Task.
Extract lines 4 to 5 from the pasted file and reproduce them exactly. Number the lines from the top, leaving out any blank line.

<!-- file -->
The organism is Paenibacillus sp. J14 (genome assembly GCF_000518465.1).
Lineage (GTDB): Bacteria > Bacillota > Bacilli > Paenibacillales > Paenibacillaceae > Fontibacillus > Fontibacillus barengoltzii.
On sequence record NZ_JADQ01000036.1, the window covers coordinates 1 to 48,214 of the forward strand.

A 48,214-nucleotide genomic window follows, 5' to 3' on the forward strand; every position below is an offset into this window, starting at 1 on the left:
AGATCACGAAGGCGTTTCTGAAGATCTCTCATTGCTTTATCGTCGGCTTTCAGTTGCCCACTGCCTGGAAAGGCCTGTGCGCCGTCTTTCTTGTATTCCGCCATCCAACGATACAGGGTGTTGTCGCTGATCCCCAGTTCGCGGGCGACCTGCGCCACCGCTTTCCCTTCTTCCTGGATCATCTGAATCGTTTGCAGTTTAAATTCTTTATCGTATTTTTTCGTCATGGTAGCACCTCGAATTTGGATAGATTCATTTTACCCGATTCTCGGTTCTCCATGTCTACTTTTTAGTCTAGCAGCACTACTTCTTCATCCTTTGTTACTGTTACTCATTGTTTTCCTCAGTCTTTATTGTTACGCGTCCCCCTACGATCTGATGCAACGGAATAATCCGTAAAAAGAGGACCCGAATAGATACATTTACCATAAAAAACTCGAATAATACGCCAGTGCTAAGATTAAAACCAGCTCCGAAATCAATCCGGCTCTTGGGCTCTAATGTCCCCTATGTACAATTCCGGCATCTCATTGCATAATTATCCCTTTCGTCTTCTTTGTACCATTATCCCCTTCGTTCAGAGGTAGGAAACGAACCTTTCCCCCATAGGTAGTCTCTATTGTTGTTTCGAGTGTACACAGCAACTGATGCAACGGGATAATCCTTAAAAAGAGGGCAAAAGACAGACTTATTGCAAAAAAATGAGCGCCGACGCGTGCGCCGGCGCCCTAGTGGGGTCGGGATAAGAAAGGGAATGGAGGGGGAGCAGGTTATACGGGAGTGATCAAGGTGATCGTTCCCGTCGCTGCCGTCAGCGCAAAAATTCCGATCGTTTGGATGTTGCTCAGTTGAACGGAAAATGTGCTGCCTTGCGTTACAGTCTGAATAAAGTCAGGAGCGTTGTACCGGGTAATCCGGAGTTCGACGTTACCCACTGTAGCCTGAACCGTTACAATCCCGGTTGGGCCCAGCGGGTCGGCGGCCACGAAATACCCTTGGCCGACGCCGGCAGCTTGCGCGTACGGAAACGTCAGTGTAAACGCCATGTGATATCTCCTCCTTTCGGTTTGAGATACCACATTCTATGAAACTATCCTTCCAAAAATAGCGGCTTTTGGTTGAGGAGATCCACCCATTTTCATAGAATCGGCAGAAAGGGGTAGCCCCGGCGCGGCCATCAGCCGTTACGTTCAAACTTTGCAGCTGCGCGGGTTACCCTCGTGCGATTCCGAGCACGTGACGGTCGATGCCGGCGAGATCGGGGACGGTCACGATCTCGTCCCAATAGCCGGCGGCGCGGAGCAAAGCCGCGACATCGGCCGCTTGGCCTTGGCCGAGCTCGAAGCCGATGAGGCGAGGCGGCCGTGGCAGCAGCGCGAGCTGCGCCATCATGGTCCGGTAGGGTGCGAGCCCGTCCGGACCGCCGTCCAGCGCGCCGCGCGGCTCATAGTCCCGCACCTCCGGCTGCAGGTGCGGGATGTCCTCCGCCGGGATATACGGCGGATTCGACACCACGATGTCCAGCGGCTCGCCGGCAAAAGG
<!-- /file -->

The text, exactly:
A 48,214-nucleotide genomic window follows, 5' to 3' on the forward strand; every position below is an offset into this window, starting at 1 on the left:
AGATCACGAAGGCGTTTCTGAAGATCTCTCATTGCTTTATCGTCGGCTTTCAGTTGCCCACTGCCTGGAAAGGCCTGTGCGCCGTCTTTCTTGTATTCCGCCATCCAACGATACAGGGTGTTGTCGCTGATCCCCAGTTCGCGGGCGACCTGCGCCACCGCTTTCCCTTCTTCCTGGATCATCTGAATCGTTTGCAGTTTAAATTCTTTATCGTATTTTTTCGTCATGGTAGCACCTCGAATTTGGATAGATTCATTTTACCCGATTCTCGGTTCTCCATGTCTACTTTTTAGTCTAGCAGCACTACTTCTTCATCCTTTGTTACTGTTACTCATTGTTTTCCTCAGTCTTTATTGTTACGCGTCCCCCTACGATCTGATGCAACGGAATAATCCGTAAAAAGAGGACCCGAATAGATACATTTACCATAAAAAACTCGAATAATACGCCAGTGCTAAGATTAAAACCAGCTCCGAAATCAATCCGGCTCTTGGGCTCTAATGTCCCCTATGTACAATTCCGGCATCTCATTGCATAATTATCCCTTTCGTCTTCTTTGTACCATTATCCCCTTCGTTCAGAGGTAGGAAACGAACCTTTCCCCCATAGGTAGTCTCTATTGTTGTTTCGAGTGTACACAGCAACTGATGCAACGGGATAATCCTTAAAAAGAGGGCAAAAGACAGACTTATTGCAAAAAAATGAGCGCCGACGCGTGCGCCGGCGCCCTAGTGGGGTCGGGATAAGAAAGGGAATGGAGGGGGAGCAGGTTATACGGGAGTGATCAAGGTGATCGTTCCCGTCGCTGCCGTCAGCGCAAAAATTCCGATCGTTTGGATGTTGCTCAGTTGAACGGAAAATGTGCTGCCTTGCGTTACAGTCTGAATAAAGTCAGGAGCGTTGTACCGGGTAATCCGGAGTTCGACGTTACCCACTGTAGCCTGAACCGTTACAATCCCGGTTGGGCCCAGCGGGTCGGCGGCCACGAAATACCCTTGGCCGACGCCGGCAGCTTGCGCGTACGGAAACGTCAGTGTAAACGCCATGTGATATCTCCTCCTTTCGGTTTGAGATACCACATTCTATGAAACTATCCTTCCAAAAATAGCGGCTTTTGGTTGAGGAGATCCACCCATTTTCATAGAATCGGCAGAAAGGGGTAGCCCCGGCGCGGCCATCAGCCGTTACGTTCAAACTTTGCAGCTGCGCGGGTTACCCTCGTGCGATTCCGAGCACGTGACGGTCGATGCCGGCGAGATCGGGGACGGTCACGATCTCGTCCCAATAGCCGGCGGCGCGGAGCAAAGCCGCGACATCGGCCGCTTGGCCTTGGCCGAGCTCGAAGCCGATGAGGCGAGGCGGCCGTGGCAGCAGCGCGAGCTGCGCCATCATGGTCCGGTAGGGTGCGAGCCCGTCCGGACCGCCGTCCAGCGCGCCGCGCGGCTCATAGTCCCGCACCTCCGGCTGCAGGTGCGGGATGTCCTCCGCCGGGATATACGGCGGATTCGACACCACGATGTCCAGCGGCTCGCCGGCAAAAGG